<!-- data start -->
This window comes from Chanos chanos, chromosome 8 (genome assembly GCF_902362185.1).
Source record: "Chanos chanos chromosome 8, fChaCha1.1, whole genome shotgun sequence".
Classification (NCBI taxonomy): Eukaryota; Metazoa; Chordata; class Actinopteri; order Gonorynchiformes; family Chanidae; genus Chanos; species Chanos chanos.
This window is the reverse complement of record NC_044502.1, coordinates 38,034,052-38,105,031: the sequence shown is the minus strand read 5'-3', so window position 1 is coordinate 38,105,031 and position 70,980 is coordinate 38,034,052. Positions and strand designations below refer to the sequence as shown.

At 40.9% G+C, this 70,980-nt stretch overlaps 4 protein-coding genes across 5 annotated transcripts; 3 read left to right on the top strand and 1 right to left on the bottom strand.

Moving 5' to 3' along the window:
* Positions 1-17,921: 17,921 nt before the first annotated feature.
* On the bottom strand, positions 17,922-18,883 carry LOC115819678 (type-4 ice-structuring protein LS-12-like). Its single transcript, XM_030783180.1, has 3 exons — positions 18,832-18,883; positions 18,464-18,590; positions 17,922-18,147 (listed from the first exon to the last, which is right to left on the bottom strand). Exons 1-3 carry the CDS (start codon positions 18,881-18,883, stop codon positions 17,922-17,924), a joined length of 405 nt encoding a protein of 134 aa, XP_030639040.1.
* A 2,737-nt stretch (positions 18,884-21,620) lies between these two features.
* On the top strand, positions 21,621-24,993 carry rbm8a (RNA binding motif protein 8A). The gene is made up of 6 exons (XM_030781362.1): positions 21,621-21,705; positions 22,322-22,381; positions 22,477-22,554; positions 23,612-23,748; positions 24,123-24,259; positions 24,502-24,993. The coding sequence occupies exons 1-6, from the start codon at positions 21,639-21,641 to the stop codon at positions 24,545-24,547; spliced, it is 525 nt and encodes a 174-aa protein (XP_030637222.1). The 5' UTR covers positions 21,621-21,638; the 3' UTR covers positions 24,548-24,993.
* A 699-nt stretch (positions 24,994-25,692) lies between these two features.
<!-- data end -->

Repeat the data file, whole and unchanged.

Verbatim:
This window comes from Chanos chanos, chromosome 8 (genome assembly GCF_902362185.1).
Source record: "Chanos chanos chromosome 8, fChaCha1.1, whole genome shotgun sequence".
Classification (NCBI taxonomy): Eukaryota; Metazoa; Chordata; class Actinopteri; order Gonorynchiformes; family Chanidae; genus Chanos; species Chanos chanos.
This window is the reverse complement of record NC_044502.1, coordinates 38,034,052-38,105,031: the sequence shown is the minus strand read 5'-3', so window position 1 is coordinate 38,105,031 and position 70,980 is coordinate 38,034,052. Positions and strand designations below refer to the sequence as shown.

At 40.9% G+C, this 70,980-nt stretch overlaps 4 protein-coding genes across 5 annotated transcripts; 3 read left to right on the top strand and 1 right to left on the bottom strand.

Moving 5' to 3' along the window:
* Positions 1-17,921: 17,921 nt before the first annotated feature.
* On the bottom strand, positions 17,922-18,883 carry LOC115819678 (type-4 ice-structuring protein LS-12-like). Its single transcript, XM_030783180.1, has 3 exons — positions 18,832-18,883; positions 18,464-18,590; positions 17,922-18,147 (listed from the first exon to the last, which is right to left on the bottom strand). Exons 1-3 carry the CDS (start codon positions 18,881-18,883, stop codon positions 17,922-17,924), a joined length of 405 nt encoding a protein of 134 aa, XP_030639040.1.
* A 2,737-nt stretch (positions 18,884-21,620) lies between these two features.
* On the top strand, positions 21,621-24,993 carry rbm8a (RNA binding motif protein 8A). The gene is made up of 6 exons (XM_030781362.1): positions 21,621-21,705; positions 22,322-22,381; positions 22,477-22,554; positions 23,612-23,748; positions 24,123-24,259; positions 24,502-24,993. The coding sequence occupies exons 1-6, from the start codon at positions 21,639-21,641 to the stop codon at positions 24,545-24,547; spliced, it is 525 nt and encodes a 174-aa protein (XP_030637222.1). The 5' UTR covers positions 21,621-21,638; the 3' UTR covers positions 24,548-24,993.
* A 699-nt stretch (positions 24,994-25,692) lies between these two features.